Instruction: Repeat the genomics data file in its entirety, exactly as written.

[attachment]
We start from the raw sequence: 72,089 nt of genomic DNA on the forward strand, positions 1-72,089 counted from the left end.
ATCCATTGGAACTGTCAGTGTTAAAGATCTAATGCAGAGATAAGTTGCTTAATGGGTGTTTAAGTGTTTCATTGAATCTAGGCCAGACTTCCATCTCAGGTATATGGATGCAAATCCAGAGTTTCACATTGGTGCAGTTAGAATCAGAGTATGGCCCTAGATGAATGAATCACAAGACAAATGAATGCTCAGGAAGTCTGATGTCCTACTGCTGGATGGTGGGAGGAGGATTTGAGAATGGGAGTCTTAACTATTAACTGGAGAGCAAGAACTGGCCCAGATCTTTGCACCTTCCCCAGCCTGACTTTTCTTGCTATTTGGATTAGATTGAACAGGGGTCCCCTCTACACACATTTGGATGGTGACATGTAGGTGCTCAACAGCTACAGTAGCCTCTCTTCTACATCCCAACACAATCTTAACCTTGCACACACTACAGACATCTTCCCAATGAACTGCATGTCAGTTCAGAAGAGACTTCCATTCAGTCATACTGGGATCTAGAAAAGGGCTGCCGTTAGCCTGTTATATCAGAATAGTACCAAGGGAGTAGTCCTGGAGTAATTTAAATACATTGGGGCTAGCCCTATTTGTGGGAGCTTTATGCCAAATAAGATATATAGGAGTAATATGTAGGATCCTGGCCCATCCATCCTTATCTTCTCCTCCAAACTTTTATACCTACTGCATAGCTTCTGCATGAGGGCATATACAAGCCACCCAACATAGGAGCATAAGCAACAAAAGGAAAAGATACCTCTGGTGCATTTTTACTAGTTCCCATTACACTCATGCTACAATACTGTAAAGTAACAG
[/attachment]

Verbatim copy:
We start from the raw sequence: 72,089 nt of genomic DNA on the forward strand, positions 1-72,089 counted from the left end.
ATCCATTGGAACTGTCAGTGTTAAAGATCTAATGCAGAGATAAGTTGCTTAATGGGTGTTTAAGTGTTTCATTGAATCTAGGCCAGACTTCCATCTCAGGTATATGGATGCAAATCCAGAGTTTCACATTGGTGCAGTTAGAATCAGAGTATGGCCCTAGATGAATGAATCACAAGACAAATGAATGCTCAGGAAGTCTGATGTCCTACTGCTGGATGGTGGGAGGAGGATTTGAGAATGGGAGTCTTAACTATTAACTGGAGAGCAAGAACTGGCCCAGATCTTTGCACCTTCCCCAGCCTGACTTTTCTTGCTATTTGGATTAGATTGAACAGGGGTCCCCTCTACACACATTTGGATGGTGACATGTAGGTGCTCAACAGCTACAGTAGCCTCTCTTCTACATCCCAACACAATCTTAACCTTGCACACACTACAGACATCTTCCCAATGAACTGCATGTCAGTTCAGAAGAGACTTCCATTCAGTCATACTGGGATCTAGAAAAGGGCTGCCGTTAGCCTGTTATATCAGAATAGTACCAAGGGAGTAGTCCTGGAGTAATTTAAATACATTGGGGCTAGCCCTATTTGTGGGAGCTTTATGCCAAATAAGATATATAGGAGTAATATGTAGGATCCTGGCCCATCCATCCTTATCTTCTCCTCCAAACTTTTATACCTACTGCATAGCTTCTGCATGAGGGCATATACAAGCCACCCAACATAGGAGCATAAGCAACAAAAGGAAAAGATACCTCTGGTGCATTTTTACTAGTTCCCATTACACTCATGCTACAATACTGTAAAGTAACAG